the oath that he swore to our father Abraham,
to grant us that we,
being delivered from the hand of our enemies,
might serve him without fear,
in holiness and righteousness before him all our days.
And you, child, will be called the prophet of the Most High;
for you will go before the Lord to prepare his ways,
to give knowledge of salvation to his people
in the forgiveness of their sins,
because of the tender mercy of our God,
whereby the sunrise shall visit us
from on high to give light to those who sit in darkness and in the shadow of death,
to guide our feet into the way of peace.'" (Luke 1:67-79)


Susan said...

And now for something completely different...

"What prayer?" Mrs M writes.

My [other] pastor has been making a point in recent years to say that Zechariah wasn't praying for a baby. He was too old to pray for that. Even those who are infertile and long to have children will give up praying for a baby by the time they're 60 or 70 or 80. And if Zechariah was officiating at evening prayer, he had a liturgy that he was praying; he wasn't there praying his personal prayers. Part of that liturgy is found recorded in various parts of the OT, and it includes confession and forgiveness and prayers for the promised Messiah. Even the Benedictus shows us that the main thing Zechariah praised God for was the Messiah, whose coming was assured by the arrival of the Forerunner.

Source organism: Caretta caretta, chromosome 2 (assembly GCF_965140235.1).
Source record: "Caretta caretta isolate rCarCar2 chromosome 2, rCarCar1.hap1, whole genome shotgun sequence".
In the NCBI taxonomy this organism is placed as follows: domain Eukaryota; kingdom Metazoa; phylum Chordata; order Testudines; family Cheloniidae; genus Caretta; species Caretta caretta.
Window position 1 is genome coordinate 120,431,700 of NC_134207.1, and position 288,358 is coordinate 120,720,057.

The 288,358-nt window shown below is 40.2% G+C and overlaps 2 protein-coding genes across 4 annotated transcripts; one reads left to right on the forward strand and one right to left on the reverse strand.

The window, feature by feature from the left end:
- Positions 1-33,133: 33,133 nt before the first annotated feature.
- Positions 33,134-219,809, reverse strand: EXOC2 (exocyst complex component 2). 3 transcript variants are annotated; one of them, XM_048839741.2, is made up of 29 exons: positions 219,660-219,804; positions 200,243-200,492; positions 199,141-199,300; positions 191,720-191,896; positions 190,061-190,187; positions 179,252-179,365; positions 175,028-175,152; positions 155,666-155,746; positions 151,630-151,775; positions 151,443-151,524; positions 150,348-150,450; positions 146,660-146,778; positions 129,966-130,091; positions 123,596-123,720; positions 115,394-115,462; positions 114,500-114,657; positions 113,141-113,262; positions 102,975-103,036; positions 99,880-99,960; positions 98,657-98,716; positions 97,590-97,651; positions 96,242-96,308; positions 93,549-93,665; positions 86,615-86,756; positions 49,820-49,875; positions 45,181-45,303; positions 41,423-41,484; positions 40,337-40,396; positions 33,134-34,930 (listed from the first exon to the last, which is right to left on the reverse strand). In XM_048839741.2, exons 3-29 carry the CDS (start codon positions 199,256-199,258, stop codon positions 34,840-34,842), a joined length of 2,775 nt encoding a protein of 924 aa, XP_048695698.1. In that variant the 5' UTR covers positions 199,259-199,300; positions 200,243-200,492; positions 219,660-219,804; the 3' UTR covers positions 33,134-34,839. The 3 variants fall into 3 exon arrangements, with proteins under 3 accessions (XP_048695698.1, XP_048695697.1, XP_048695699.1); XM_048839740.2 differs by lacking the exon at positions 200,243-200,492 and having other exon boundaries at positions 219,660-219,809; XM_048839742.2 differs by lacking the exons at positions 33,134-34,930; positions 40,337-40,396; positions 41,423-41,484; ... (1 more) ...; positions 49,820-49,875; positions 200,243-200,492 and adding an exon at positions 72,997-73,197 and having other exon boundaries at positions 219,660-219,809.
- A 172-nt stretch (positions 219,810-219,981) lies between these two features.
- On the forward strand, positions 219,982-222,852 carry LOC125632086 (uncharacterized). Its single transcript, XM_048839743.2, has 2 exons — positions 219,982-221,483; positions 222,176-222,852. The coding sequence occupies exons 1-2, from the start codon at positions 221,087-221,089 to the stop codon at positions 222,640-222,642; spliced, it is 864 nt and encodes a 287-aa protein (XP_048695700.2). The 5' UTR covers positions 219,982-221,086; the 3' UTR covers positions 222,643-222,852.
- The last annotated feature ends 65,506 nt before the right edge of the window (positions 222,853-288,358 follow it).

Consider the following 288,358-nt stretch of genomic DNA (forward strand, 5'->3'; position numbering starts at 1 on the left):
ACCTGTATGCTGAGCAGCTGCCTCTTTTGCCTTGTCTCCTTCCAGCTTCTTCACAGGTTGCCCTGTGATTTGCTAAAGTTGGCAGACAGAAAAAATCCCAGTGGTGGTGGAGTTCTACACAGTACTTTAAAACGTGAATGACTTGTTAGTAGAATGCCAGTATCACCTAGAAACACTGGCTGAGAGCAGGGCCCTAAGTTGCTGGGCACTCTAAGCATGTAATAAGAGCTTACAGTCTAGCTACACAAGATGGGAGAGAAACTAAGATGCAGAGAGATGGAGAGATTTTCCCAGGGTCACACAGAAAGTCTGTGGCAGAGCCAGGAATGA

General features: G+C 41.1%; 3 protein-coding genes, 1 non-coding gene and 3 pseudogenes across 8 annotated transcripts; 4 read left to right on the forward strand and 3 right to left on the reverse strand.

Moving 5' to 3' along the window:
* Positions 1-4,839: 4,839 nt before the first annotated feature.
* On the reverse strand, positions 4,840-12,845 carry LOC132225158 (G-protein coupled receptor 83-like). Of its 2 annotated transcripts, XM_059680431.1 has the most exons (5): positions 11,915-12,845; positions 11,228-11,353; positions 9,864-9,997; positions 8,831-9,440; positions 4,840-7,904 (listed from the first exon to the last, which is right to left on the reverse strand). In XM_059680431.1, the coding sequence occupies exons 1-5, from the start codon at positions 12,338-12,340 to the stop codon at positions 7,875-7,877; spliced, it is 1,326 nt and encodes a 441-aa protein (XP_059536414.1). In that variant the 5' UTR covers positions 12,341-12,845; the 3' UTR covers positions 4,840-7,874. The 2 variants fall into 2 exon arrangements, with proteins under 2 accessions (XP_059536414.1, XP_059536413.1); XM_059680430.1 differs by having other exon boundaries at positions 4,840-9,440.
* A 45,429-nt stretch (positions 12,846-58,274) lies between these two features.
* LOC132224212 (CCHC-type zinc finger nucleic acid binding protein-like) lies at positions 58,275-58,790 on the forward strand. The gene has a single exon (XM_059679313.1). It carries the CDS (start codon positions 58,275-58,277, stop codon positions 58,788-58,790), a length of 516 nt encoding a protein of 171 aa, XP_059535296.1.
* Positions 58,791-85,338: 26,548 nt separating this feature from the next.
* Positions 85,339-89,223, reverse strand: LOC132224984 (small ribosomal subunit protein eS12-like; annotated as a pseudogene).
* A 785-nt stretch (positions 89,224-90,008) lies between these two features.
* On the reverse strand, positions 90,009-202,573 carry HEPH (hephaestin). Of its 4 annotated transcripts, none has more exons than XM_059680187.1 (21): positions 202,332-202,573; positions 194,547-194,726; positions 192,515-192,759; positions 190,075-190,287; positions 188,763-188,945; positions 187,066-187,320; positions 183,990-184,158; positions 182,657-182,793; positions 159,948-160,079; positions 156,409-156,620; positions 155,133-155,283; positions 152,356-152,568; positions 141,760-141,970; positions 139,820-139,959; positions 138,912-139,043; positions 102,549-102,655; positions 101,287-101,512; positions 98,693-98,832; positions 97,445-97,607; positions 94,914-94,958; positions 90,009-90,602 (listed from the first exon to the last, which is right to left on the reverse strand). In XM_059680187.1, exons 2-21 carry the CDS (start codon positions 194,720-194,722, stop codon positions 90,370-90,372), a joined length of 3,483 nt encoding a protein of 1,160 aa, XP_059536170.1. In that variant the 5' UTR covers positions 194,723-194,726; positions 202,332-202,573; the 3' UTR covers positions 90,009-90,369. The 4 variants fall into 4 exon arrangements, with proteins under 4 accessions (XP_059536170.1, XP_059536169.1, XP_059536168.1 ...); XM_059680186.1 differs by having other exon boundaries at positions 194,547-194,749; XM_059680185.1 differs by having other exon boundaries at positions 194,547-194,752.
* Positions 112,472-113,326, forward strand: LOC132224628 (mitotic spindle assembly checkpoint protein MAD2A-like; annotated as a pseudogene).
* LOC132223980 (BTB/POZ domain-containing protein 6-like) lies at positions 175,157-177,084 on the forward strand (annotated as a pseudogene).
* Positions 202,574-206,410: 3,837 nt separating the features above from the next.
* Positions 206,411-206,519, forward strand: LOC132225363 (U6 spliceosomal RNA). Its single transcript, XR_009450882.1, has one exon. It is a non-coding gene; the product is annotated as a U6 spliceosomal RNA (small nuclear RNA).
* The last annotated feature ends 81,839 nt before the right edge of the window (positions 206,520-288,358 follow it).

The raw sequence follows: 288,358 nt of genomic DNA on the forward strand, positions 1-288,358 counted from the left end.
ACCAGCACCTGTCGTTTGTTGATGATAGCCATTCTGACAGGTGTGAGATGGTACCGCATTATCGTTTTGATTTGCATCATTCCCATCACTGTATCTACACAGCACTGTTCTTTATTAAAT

Like I said, something completely different. The longer I've heard this, the more sense it makes (especially with regard to why Zechariah was shushed for 9 months).

Glenda said...

I agree with you Susan. What I realized during the reading was that Zechariah wasn't praying for a baby then - he was too old, he had given up on that so to speak. I also knew he was there as the high priest saying the prayers of the liturgy; yet I hadn't made the connection to that being a prayer for the coming Messiah.

It dawned on me that when the angel said "Your prayer has been heard... Elizabeth would conceive..." that wasn't what he had been praying, yet even though he had prayed that in his life, it wasn't the prayer on his lips "now." He had waited for 30-40+ years for *that* prayer to be answered, and how silly I often am for being impatient with answers to my prayers.